Cyphostemma Hypoleucum Case Study

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1.1 Traditional Medicine
Humans owe their continued survival largely to the existence of plants for their general livelihood and most essentially medicinal use. Knowledge as to which plants are more useful than the other has been passed on from one generation to the next (Weiner and Weiner, 1994). According to Simpson and Orgorzaly (1995), applications of various plants in different parts of the world vary amongst cultural groups, as plants are distributed quite differently across countries. In South Africa, a number of plant species with medicinal properties are considered to be vital in the treatment of ailments which has been a common practice in rural areas (Masika et al., 2000).
Globally, numerous people depend on herbal medication as
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It is therefore vital to study the micromorphology of secretory structures and evaluate the potential of the plants they occur on for medicinal purposes. In Africa, many species belonging to the family Vitaceae are used for medicinal purposes. However, since not much work has been done on Cyphostemma hypoleucum (Harv.) Desc. ex Wild & R.B. Drumm., this study seeks to explore and document its…show more content…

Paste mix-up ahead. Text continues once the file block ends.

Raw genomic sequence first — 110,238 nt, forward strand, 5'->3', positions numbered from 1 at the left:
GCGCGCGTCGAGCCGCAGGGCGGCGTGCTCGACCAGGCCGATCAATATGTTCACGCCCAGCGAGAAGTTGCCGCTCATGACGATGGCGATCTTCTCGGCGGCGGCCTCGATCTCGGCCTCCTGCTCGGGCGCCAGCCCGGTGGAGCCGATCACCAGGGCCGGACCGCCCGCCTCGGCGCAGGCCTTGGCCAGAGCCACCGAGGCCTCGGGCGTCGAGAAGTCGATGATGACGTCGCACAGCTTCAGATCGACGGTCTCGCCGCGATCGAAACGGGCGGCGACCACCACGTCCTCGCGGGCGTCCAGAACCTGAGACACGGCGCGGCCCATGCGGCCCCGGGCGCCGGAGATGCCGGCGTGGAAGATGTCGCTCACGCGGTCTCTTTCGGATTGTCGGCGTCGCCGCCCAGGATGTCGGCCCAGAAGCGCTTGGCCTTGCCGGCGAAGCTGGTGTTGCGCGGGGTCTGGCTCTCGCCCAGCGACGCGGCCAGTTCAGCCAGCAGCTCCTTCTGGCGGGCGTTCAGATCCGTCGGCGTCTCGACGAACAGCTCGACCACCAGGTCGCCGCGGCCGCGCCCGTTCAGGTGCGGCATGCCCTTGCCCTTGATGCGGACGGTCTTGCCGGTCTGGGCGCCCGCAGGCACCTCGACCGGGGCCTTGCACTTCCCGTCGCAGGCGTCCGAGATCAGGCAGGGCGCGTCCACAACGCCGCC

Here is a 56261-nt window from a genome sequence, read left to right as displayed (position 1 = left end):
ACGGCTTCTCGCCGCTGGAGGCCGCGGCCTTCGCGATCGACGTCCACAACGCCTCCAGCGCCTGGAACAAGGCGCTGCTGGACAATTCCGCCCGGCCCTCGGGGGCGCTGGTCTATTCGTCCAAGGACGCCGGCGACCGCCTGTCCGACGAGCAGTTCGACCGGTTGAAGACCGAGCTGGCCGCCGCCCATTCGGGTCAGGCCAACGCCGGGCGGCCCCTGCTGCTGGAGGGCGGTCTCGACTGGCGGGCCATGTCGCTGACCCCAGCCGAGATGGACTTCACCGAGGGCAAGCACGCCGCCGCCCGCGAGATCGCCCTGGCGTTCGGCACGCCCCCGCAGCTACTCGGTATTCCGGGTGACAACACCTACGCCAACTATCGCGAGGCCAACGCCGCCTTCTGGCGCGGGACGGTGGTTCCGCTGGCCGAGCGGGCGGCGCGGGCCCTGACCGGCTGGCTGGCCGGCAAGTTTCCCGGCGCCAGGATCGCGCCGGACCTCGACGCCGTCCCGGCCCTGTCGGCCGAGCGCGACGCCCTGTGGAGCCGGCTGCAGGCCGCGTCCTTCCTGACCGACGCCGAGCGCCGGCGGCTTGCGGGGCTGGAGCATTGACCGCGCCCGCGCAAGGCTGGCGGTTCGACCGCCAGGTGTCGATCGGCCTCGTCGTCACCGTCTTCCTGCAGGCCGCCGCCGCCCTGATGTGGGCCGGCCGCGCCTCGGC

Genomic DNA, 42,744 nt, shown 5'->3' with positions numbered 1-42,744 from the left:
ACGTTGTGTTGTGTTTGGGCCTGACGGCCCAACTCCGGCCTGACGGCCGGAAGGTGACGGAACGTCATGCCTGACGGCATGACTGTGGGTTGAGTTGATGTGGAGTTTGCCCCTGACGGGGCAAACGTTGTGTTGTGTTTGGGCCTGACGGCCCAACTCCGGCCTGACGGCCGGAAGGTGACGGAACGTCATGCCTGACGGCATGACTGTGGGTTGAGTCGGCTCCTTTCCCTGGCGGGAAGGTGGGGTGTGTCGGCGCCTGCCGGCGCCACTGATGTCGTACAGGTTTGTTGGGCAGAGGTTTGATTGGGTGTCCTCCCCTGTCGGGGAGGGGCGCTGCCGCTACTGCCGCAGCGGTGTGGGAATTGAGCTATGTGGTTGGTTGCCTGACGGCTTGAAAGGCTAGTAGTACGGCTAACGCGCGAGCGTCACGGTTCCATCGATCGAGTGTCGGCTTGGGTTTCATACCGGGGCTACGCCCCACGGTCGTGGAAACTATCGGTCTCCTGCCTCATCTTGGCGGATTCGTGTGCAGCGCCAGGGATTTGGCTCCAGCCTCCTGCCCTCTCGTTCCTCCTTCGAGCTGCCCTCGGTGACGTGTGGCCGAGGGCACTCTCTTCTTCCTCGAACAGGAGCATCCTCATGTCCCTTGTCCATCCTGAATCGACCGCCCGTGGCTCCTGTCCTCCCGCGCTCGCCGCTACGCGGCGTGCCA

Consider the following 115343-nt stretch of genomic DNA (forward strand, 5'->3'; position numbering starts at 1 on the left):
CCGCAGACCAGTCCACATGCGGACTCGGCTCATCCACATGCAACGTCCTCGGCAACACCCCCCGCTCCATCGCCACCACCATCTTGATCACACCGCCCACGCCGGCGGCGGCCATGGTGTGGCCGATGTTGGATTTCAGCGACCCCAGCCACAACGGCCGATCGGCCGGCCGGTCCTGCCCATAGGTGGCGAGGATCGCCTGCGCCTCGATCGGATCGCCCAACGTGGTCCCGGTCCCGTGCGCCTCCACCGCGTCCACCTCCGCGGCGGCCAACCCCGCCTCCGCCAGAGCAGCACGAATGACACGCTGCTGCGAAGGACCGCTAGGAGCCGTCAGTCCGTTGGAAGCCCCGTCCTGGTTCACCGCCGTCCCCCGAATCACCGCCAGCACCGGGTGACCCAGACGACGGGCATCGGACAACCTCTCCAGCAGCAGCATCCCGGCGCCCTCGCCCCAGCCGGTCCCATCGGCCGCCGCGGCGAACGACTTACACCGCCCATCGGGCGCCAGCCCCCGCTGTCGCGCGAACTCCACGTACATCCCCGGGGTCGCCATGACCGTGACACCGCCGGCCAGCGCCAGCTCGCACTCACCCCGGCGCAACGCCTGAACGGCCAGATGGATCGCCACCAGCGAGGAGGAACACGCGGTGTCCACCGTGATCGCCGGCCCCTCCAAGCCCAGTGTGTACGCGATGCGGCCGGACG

It is characterised by stems that are either densely pubescent or tomentose with leaf tendrils. Its leaves are foliolate and grow in 3-5 blades on pubescent petiolules that measure up to 3-5 cm. in length. The leaflet-lamina usually spans up to 10 × 6 cm and are elliptic to obovate. The leaf is characterised by an obtuse or acute apex, and a crenate or serrate-crenate margin. The leaf base is generally lightly pubescent on the adaxial surface and has a grey-tomentose appearance on the abaxial surface (Foden and Potter, 2005). The petiolule of the central leaflet grows up to 1 cm long and the petiolules of the lateral leaflets range from 1 to 2.5 cm in length. The petiolules have densely pubescent stipules attached on them that measure up to 7 cm in length. The yellow flowers grow out and open during spring and also attract birds by producing bright orange to red berries. C. hypoleucum is largely distributed in southern Africa (shown in Figure 1.2). In South Africa, leaf extracts of C. hypoleucum have been used to treat diarrhoea and influenza. A decoction from this plant is administered as an enema for feverish conditions by the Zulu folklore (Hutchings et al., 1996). When treating diarrhoea, warm water or milk is said to be added to crushed stems and leaves (shoots), filtered and administered in enema doses of half a cup for children and one cup for adults (Mlambo, 2008).

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